Procol Harum

Beyond
the Pale

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'Taking Notes and Stealing Quotes'

Broken Barricades


Album: Broken Barricades (1971)

Authors: Brooker / Reid 

 Read the words

Performed: rarely 

Cover-versions: none

Glittering like a comet, the beautiful Broken Barricades burns briefly across the sombre nightscape of Procol's fifth album like a portent of things to come. In a universe of stanzas reprised and meagre changes eked across countless repeats, its rich chords, its wide-ranging melody, and its structural variety mark it as a fragment broken away from the Grand Hotel set, still two years ahead in Gary Brooker's mind. It is also a miniature of a song, clocking in at under two minutes before its shimmering tail begins the long fade into silence.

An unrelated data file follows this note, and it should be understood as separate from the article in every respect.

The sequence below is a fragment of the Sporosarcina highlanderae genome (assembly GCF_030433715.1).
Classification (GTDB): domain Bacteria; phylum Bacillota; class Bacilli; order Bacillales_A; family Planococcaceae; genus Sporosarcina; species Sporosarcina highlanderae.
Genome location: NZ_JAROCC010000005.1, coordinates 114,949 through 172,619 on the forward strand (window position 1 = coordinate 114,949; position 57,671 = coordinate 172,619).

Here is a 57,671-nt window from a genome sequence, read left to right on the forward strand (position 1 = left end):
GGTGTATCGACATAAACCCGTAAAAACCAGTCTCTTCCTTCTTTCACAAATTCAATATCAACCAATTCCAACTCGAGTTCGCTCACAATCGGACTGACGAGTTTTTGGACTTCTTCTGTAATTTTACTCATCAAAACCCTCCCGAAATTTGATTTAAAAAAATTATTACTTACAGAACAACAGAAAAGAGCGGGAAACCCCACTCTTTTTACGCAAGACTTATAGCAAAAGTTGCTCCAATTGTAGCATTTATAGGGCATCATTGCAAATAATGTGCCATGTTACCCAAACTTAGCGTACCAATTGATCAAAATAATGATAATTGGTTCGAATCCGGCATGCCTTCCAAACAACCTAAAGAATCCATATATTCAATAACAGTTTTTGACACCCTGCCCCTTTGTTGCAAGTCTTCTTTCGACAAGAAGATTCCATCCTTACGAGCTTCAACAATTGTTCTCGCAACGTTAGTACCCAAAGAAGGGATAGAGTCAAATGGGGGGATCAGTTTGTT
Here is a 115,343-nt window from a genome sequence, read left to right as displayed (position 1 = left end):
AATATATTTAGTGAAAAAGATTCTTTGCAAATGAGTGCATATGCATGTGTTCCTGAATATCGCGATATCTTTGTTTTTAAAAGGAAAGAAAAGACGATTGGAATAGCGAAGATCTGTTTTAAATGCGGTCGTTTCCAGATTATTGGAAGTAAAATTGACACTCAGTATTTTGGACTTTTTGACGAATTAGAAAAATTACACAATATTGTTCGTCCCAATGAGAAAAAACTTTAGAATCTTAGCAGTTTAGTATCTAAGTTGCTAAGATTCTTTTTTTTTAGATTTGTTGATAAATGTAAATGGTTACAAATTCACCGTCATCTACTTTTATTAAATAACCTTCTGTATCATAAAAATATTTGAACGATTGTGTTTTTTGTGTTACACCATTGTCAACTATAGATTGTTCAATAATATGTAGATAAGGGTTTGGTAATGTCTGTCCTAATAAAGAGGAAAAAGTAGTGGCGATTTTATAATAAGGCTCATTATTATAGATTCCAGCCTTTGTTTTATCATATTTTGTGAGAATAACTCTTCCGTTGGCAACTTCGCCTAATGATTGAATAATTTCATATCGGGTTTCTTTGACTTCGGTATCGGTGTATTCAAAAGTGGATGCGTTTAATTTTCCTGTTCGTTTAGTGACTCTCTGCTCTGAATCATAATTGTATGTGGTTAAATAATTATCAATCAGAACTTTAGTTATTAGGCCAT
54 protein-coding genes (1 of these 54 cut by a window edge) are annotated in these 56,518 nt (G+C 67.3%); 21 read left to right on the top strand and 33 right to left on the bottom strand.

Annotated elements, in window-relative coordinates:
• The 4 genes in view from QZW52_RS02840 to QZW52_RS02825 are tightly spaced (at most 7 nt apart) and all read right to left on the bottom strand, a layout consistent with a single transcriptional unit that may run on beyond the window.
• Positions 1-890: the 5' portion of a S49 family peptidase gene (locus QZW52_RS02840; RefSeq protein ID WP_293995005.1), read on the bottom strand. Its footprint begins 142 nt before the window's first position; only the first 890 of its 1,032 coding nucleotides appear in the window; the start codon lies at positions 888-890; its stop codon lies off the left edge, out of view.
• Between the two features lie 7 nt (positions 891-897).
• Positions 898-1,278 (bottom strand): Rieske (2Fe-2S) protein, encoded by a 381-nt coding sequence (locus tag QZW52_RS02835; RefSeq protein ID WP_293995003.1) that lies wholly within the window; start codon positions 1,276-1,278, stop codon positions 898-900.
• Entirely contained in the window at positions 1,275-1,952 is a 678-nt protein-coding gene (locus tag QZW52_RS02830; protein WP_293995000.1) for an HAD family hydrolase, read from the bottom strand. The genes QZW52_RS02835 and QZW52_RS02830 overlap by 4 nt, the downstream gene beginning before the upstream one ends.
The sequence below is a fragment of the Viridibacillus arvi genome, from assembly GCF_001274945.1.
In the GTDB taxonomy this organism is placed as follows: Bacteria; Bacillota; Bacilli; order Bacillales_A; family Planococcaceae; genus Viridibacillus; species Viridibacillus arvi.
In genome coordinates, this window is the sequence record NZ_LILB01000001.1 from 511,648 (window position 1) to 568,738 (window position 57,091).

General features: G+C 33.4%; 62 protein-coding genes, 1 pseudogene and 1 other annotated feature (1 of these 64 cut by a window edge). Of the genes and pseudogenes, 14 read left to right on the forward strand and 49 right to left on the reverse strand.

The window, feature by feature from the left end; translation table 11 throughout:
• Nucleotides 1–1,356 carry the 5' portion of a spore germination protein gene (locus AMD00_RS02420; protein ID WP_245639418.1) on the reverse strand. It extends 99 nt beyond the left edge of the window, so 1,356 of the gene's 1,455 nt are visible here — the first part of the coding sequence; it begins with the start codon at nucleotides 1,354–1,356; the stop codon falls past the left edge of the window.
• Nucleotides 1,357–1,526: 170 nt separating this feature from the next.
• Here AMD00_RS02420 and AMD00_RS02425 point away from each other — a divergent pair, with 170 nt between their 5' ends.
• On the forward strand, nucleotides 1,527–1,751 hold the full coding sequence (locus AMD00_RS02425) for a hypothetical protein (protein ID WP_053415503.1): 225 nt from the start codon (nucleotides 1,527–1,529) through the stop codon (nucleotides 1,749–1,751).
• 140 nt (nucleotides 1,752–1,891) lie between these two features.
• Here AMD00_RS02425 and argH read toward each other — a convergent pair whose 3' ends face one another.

It stands out in several obvious ways in the wider Procol canon too: its emphasis on dotted rhythms, its accented melodic major sevenths ('jewels', 'sand'), its middle eight (or sixteen, if it's in compound time: at Redhill Gary had already played this song when he announced A Rum Tale as 'the first waltz of the evening': we can therefore conclude that Barricades is in 6/8). It also makes the most obvious use of synthesisers in the early albums, and the most extravagant layering of them anywhere before The Prodigal Stranger. Producer Chris Thomas reported that 'It was the first time I really thought of an idea for an arrangement of a song the chords on one hand, and the arpeggios tinkling away on the other that was a specific thing from the line about 'glittering sand', trying to make the music sound something like what's in the lyrics.'